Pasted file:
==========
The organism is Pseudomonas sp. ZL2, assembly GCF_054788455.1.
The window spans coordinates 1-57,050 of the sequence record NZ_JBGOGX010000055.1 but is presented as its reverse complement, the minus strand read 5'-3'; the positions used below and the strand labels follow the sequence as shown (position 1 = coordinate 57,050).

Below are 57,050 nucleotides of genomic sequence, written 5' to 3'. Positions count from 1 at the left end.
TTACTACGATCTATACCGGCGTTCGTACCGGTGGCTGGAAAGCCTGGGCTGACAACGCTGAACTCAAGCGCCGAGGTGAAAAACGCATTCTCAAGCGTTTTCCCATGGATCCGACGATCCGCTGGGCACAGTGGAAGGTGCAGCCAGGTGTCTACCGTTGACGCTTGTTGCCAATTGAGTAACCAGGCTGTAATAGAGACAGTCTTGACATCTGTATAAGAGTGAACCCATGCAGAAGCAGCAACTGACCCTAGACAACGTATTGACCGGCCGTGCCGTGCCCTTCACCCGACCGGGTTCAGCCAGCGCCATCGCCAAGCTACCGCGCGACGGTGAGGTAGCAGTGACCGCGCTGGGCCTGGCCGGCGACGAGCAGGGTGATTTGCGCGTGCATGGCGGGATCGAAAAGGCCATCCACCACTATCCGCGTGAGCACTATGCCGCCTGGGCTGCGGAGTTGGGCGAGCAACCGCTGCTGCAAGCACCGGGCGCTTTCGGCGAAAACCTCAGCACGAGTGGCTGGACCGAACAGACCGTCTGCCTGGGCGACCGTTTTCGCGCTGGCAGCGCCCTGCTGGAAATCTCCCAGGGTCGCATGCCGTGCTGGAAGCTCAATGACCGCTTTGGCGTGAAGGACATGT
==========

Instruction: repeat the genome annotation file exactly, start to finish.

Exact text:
The organism is Pseudomonas sp. ZL2, assembly GCF_054788455.1.
The window spans coordinates 1-57,050 of the sequence record NZ_JBGOGX010000055.1 but is presented as its reverse complement, the minus strand read 5'-3'; the positions used below and the strand labels follow the sequence as shown (position 1 = coordinate 57,050).

Below are 57,050 nucleotides of genomic sequence, written 5' to 3'. Positions count from 1 at the left end.
TTACTACGATCTATACCGGCGTTCGTACCGGTGGCTGGAAAGCCTGGGCTGACAACGCTGAACTCAAGCGCCGAGGTGAAAAACGCATTCTCAAGCGTTTTCCCATGGATCCGACGATCCGCTGGGCACAGTGGAAGGTGCAGCCAGGTGTCTACCGTTGACGCTTGTTGCCAATTGAGTAACCAGGCTGTAATAGAGACAGTCTTGACATCTGTATAAGAGTGAACCCATGCAGAAGCAGCAACTGACCCTAGACAACGTATTGACCGGCCGTGCCGTGCCCTTCACCCGACCGGGTTCAGCCAGCGCCATCGCCAAGCTACCGCGCGACGGTGAGGTAGCAGTGACCGCGCTGGGCCTGGCCGGCGACGAGCAGGGTGATTTGCGCGTGCATGGCGGGATCGAAAAGGCCATCCACCACTATCCGCGTGAGCACTATGCCGCCTGGGCTGCGGAGTTGGGCGAGCAACCGCTGCTGCAAGCACCGGGCGCTTTCGGCGAAAACCTCAGCACGAGTGGCTGGACCGAACAGACCGTCTGCCTGGGCGACCGTTTTCGCGCTGGCAGCGCCCTGCTGGAAATCTCCCAGGGTCGCATGCCGTGCTGGAAGCTCAATGACCGCTTTGGCGTGAAGGACATGT